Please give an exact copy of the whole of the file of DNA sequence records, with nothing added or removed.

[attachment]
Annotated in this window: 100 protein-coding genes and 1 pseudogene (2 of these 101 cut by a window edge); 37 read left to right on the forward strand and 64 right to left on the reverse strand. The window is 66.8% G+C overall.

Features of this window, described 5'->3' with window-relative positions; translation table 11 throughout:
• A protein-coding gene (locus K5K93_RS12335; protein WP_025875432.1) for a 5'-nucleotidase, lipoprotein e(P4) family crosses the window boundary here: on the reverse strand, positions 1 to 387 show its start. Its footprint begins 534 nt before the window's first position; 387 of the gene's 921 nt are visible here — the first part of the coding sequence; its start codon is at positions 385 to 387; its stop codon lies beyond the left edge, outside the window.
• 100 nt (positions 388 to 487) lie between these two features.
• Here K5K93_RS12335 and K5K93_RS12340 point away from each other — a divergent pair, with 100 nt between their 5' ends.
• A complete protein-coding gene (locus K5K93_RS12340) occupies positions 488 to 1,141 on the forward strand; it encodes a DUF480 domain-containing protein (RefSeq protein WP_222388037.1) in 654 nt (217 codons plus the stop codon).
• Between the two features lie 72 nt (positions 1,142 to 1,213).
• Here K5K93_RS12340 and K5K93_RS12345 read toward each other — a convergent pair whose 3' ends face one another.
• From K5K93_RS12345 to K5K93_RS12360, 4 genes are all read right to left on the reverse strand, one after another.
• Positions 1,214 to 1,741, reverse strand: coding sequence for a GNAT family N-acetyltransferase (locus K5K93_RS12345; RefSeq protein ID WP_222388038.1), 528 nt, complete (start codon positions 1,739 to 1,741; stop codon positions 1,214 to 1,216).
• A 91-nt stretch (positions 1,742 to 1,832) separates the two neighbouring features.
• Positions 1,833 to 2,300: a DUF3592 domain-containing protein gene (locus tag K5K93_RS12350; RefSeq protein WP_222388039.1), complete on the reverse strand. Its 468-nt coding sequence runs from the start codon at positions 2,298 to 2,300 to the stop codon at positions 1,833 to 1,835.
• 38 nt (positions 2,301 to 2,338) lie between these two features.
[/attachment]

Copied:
Annotated in this window: 100 protein-coding genes and 1 pseudogene (2 of these 101 cut by a window edge); 37 read left to right on the forward strand and 64 right to left on the reverse strand. The window is 66.8% G+C overall.

Features of this window, described 5'->3' with window-relative positions; translation table 11 throughout:
• A protein-coding gene (locus K5K93_RS12335; protein WP_025875432.1) for a 5'-nucleotidase, lipoprotein e(P4) family crosses the window boundary here: on the reverse strand, positions 1 to 387 show its start. Its footprint begins 534 nt before the window's first position; 387 of the gene's 921 nt are visible here — the first part of the coding sequence; its start codon is at positions 385 to 387; its stop codon lies beyond the left edge, outside the window.
• 100 nt (positions 388 to 487) lie between these two features.
• Here K5K93_RS12335 and K5K93_RS12340 point away from each other — a divergent pair, with 100 nt between their 5' ends.
• A complete protein-coding gene (locus K5K93_RS12340) occupies positions 488 to 1,141 on the forward strand; it encodes a DUF480 domain-containing protein (RefSeq protein WP_222388037.1) in 654 nt (217 codons plus the stop codon).
• Between the two features lie 72 nt (positions 1,142 to 1,213).
• Here K5K93_RS12340 and K5K93_RS12345 read toward each other — a convergent pair whose 3' ends face one another.
• From K5K93_RS12345 to K5K93_RS12360, 4 genes are all read right to left on the reverse strand, one after another.
• Positions 1,214 to 1,741, reverse strand: coding sequence for a GNAT family N-acetyltransferase (locus K5K93_RS12345; RefSeq protein ID WP_222388038.1), 528 nt, complete (start codon positions 1,739 to 1,741; stop codon positions 1,214 to 1,216).
• A 91-nt stretch (positions 1,742 to 1,832) separates the two neighbouring features.
• Positions 1,833 to 2,300: a DUF3592 domain-containing protein gene (locus tag K5K93_RS12350; RefSeq protein WP_222388039.1), complete on the reverse strand. Its 468-nt coding sequence runs from the start codon at positions 2,298 to 2,300 to the stop codon at positions 1,833 to 1,835.
• 38 nt (positions 2,301 to 2,338) lie between these two features.